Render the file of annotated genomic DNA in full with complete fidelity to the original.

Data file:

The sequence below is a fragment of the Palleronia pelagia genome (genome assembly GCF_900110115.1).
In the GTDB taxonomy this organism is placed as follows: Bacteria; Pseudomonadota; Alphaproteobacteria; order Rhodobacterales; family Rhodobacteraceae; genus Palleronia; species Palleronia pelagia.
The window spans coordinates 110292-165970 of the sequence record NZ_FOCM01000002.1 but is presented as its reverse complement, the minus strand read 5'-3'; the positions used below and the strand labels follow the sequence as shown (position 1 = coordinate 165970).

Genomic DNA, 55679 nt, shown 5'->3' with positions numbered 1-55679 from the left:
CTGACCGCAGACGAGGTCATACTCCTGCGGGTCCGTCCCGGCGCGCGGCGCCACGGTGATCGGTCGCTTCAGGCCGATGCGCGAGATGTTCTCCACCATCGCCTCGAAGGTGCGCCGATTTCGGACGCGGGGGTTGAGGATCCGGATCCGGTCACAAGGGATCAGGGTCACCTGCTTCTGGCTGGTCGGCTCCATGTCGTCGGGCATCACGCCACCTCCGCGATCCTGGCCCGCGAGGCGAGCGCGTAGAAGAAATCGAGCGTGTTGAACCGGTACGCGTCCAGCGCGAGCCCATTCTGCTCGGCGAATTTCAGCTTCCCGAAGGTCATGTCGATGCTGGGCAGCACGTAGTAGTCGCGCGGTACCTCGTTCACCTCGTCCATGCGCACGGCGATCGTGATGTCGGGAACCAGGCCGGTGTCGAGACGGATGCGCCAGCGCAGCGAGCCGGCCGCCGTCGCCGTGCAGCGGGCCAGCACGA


The sequence below is a fragment of the Palleronia pelagia genome (genome assembly GCF_900110115.1).
In the GTDB taxonomy this organism is placed as follows: Bacteria; Pseudomonadota; Alphaproteobacteria; order Rhodobacterales; family Rhodobacteraceae; genus Palleronia; species Palleronia pelagia.
The window spans coordinates 110292-165970 of the sequence record NZ_FOCM01000002.1 but is presented as its reverse complement, the minus strand read 5'-3'; the positions used below and the strand labels follow the sequence as shown (position 1 = coordinate 165970).

Genomic DNA, 55679 nt, shown 5'->3' with positions numbered 1-55679 from the left:
CTGACCGCAGACGAGGTCATACTCCTGCGGGTCCGTCCCGGCGCGCGGCGCCACGGTGATCGGTCGCTTCAGGCCGATGCGCGAGATGTTCTCCACCATCGCCTCGAAGGTGCGCCGATTTCGGACGCGGGGGTTGAGGATCCGGATCCGGTCACAAGGGATCAGGGTCACCTGCTTCTGGCTGGTCGGCTCCATGTCGTCGGGCATCACGCCACCTCCGCGATCCTGGCCCGCGAGGCGAGCGCGTAGAAGAAATCGAGCGTGTTGAACCGGTACGCGTCCAGCGCGAGCCCATTCTGCTCGGCGAATTTCAGCTTCCCGAAGGTCATGTCGATGCTGGGCAGCACGTAGTAGTCGCGCGGTACCTCGTTCACCTCGTCCATGCGCACGGCGATCGTGATGTCGGGAACCAGGCCGGTGTCGAGACGGATGCGCCAGCGCAGCGAGCCGGCCGCCGTCGCCGTGCAGCGGGCCAGCACGA